Rego Park resident to challenge Joseph Addabbo

By Sarina Trangle

Queens Republicans announced a Rego Park resident will assume the candidacy left vacant when former City Councilman Thomas Ognibene opted not to run for state Senate.

Michael Conigliaro filed substitution paperwork to run on the GOP and Conservative lines against state Sen. Joseph Addabbo Jr. (D-Howard Beach), the city Board of Elections.

Conigliaro could not be reached for comment, but his campaign released a statement saying Conigliaro was compelled to step off the sidelines and stop complaining about the status quo.

“My campaign will focus on the issues that are important to the forgotten middle class: creating jobs, cutting taxes and making sure that the next generation has an even better shot at life,” Conigliaro said in a press release. “I’m running for state Senate because I want to change things for the better.”

His campaign did not respond to inquiries about which real estate law firm he managed, whether he was involved with any political clubs or who he planned to tap for campaign contributions. Conigliaro is not admitted to the bar.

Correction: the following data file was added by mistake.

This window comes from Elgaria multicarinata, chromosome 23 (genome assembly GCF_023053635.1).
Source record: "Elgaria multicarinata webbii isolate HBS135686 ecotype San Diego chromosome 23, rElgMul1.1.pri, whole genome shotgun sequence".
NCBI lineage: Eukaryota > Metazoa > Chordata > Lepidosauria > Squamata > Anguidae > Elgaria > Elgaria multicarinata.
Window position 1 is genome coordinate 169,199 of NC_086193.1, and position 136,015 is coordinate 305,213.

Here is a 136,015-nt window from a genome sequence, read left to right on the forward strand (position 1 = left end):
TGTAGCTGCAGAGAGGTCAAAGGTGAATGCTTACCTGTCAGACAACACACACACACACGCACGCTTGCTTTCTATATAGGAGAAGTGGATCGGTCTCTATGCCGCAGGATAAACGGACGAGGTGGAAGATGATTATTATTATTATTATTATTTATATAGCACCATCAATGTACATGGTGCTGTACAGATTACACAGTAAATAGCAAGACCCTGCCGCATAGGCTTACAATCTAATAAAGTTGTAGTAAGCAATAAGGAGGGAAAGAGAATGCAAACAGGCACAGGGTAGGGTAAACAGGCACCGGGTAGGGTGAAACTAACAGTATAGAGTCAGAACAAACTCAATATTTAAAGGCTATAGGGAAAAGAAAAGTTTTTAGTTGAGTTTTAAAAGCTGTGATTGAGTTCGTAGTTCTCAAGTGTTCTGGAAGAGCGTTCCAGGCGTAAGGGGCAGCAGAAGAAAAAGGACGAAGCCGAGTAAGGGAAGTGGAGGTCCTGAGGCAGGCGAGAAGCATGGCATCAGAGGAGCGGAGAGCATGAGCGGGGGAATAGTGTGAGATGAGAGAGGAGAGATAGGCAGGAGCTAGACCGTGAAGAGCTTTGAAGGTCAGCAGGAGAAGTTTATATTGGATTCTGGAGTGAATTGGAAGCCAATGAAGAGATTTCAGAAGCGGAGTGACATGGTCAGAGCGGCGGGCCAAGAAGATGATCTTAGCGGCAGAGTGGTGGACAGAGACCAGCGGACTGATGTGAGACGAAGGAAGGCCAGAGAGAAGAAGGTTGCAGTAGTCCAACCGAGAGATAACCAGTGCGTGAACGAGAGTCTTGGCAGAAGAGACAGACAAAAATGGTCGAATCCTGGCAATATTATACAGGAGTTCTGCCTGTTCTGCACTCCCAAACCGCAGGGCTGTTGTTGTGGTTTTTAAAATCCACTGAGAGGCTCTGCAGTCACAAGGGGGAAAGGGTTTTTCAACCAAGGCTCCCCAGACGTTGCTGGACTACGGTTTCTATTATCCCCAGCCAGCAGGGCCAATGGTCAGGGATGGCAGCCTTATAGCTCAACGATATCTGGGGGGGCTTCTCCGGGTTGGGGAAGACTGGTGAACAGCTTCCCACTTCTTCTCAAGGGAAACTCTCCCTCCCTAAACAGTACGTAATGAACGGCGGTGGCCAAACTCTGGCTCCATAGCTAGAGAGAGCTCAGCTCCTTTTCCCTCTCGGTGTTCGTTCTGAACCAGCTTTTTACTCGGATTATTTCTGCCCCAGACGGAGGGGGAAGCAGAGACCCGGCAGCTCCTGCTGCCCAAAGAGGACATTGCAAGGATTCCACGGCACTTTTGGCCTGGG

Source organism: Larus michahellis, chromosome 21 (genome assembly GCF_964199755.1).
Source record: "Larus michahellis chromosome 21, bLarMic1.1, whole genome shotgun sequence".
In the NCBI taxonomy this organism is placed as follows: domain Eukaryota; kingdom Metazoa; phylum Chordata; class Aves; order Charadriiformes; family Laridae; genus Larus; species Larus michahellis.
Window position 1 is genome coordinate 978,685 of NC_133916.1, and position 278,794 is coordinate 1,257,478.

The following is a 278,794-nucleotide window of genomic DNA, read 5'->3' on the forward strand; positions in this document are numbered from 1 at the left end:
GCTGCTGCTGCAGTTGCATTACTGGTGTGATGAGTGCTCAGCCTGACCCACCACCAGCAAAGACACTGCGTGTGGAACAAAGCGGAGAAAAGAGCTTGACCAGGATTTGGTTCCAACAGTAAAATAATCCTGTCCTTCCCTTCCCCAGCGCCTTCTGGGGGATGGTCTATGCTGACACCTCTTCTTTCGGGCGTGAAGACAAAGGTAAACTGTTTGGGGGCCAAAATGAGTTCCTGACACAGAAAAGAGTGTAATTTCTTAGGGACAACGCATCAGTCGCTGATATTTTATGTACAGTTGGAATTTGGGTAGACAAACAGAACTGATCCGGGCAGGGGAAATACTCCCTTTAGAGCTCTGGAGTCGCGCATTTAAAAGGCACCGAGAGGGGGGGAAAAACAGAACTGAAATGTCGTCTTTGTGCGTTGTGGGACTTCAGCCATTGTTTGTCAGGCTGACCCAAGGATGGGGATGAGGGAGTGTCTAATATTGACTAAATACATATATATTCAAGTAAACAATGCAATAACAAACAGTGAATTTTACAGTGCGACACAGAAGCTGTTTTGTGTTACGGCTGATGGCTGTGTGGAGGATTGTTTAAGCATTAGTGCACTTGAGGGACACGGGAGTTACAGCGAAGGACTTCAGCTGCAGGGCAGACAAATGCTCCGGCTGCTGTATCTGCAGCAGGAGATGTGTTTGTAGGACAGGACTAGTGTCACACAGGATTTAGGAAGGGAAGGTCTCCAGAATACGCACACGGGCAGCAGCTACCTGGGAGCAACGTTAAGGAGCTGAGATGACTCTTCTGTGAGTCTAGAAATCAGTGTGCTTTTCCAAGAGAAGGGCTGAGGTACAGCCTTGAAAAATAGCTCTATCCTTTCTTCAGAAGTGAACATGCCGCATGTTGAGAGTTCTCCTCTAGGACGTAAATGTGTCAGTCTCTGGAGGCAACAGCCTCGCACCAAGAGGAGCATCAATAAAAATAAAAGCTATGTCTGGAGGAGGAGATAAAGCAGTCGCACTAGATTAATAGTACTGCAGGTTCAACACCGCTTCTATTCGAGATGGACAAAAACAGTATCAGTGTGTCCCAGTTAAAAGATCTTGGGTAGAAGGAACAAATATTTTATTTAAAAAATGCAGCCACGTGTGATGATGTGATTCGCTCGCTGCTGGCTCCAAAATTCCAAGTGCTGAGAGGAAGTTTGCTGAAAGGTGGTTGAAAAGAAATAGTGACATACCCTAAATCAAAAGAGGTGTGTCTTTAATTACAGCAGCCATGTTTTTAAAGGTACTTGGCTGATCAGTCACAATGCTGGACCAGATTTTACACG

There does not appear to be a campaign committee registered in his name, according to the state Board of Elections website.

Addabbo has $52,719.22 in his campaign coffers, according to BOE filings.

Despite Conigliaro’s low profile, several GOP operatives touted his candidacy in the 15th Senate District, which encompasses most of the Rockaway Peninsula, Howard Beach, Ozone Park, Woodhaven, Ridgewood, Glendale, Middle Village, Maspeth, Forest Hills and Kew Gardens.

The party sent out a press release describing Conigliaro as a Rego Park resident who manages a real estate law firm, attends Our Lady of Mercy Church in Forest Hills and serves as president of the Queensborough Community College Alumni Association.

Councilman Eric Ulrich (R-Ozone Park), Queens Conservative Party Chairman Thomas Long, Senate Majority Co-Leader Dean Skelos (R-Rockville Centre) and former U.S. Rep. Bob Turner praised Conigliaro’s move.

“Communities, like mine, that were devastated by Hurricane Sandy need a strong voice in the state Senate fighting for them,” Turner said in a press release. “Mike Conigliaro is not a career politician. We can count on him to roll up his sleeves and get the job done.”

Reach reporter Sarina Trangle at 718-260-4546 or by e-mail at stran‌gle@c‌ngloc‌al.com.

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